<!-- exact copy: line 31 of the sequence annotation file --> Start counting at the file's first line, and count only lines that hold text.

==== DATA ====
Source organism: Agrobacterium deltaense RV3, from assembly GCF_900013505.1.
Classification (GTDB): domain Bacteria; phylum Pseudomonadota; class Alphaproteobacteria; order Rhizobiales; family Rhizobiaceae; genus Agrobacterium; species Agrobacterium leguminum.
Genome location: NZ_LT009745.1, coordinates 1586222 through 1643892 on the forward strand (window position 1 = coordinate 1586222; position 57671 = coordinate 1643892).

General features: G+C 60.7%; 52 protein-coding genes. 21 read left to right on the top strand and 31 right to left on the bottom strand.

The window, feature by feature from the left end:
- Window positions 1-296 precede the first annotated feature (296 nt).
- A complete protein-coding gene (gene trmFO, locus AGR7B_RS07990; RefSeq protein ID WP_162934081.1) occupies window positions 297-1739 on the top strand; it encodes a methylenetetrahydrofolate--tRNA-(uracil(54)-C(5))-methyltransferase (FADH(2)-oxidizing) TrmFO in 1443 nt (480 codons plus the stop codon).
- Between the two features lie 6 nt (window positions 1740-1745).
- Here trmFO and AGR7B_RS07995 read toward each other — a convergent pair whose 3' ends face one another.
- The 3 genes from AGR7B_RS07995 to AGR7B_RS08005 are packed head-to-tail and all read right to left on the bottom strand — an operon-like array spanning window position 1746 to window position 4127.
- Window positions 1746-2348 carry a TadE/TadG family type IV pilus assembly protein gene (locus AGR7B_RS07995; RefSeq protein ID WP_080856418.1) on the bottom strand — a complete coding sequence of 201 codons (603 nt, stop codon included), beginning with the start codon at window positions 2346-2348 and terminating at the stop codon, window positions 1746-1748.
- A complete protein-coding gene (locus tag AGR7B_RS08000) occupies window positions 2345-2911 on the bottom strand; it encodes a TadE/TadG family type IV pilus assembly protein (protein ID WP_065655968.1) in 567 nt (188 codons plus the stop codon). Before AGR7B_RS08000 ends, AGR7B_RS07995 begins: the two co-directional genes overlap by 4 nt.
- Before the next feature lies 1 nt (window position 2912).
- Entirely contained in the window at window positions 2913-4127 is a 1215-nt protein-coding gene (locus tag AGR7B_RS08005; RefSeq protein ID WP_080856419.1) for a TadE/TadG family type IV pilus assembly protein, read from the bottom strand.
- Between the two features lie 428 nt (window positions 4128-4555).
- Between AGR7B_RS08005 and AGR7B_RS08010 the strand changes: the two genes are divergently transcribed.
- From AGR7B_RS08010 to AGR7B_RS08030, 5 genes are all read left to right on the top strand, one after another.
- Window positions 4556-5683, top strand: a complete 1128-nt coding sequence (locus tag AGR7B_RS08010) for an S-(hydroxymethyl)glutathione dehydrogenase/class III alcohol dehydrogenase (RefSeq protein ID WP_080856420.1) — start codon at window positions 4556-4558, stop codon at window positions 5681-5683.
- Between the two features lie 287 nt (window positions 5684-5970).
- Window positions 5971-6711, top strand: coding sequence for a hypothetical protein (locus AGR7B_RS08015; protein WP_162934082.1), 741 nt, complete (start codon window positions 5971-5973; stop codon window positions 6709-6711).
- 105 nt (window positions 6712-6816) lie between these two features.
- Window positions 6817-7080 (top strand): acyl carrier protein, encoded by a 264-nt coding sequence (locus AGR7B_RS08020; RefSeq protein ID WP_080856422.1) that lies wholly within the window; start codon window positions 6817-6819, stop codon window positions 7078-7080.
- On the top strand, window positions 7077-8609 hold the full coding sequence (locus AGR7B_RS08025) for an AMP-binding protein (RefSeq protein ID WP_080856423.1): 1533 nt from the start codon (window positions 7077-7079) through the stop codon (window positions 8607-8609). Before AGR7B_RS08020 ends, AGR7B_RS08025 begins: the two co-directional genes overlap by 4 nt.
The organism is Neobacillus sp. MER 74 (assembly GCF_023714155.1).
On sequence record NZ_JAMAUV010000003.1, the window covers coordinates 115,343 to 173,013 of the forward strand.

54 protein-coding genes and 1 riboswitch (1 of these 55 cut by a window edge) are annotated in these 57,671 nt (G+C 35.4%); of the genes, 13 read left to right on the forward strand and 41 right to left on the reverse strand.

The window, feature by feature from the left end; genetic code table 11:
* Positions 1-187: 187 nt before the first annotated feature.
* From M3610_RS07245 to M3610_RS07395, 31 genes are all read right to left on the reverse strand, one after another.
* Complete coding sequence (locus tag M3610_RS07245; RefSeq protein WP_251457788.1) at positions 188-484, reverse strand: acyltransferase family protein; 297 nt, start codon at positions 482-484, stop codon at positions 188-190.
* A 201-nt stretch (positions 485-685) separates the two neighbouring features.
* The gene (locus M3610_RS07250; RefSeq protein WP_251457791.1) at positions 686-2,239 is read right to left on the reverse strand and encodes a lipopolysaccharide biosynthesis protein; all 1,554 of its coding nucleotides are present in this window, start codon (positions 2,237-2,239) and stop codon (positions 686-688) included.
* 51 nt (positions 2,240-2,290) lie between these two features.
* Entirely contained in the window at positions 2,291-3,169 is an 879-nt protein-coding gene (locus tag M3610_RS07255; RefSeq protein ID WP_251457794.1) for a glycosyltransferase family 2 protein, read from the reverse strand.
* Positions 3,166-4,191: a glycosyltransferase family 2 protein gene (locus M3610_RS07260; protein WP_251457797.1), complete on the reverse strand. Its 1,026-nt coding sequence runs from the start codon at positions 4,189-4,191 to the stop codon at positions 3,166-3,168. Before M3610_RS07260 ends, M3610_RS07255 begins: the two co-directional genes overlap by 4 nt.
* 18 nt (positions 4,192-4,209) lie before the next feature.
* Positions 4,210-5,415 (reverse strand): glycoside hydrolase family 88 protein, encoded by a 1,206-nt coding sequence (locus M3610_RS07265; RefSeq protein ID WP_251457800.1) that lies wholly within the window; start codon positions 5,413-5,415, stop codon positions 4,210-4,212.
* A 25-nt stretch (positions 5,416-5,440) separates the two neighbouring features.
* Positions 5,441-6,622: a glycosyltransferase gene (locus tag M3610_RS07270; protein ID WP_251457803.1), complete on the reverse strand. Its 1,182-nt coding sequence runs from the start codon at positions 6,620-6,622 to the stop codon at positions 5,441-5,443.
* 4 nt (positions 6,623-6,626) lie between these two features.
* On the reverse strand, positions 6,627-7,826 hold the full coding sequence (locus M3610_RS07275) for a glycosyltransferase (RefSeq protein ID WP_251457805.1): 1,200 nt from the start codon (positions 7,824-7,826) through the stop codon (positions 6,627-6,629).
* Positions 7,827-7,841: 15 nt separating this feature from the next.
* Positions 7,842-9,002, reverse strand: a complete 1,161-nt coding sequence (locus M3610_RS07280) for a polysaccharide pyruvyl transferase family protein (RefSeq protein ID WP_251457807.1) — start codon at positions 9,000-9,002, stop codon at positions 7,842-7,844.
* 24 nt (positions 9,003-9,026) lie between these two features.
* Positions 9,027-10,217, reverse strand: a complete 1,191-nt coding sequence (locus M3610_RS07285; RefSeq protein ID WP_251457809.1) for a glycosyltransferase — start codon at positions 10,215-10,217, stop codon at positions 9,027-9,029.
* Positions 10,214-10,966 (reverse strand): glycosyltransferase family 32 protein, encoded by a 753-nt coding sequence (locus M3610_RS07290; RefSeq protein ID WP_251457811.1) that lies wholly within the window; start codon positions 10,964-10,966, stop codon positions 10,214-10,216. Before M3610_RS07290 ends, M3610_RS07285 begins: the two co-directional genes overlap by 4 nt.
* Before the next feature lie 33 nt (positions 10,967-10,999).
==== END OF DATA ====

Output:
* A 201-nt stretch (positions 485-685) separates the two neighbouring features.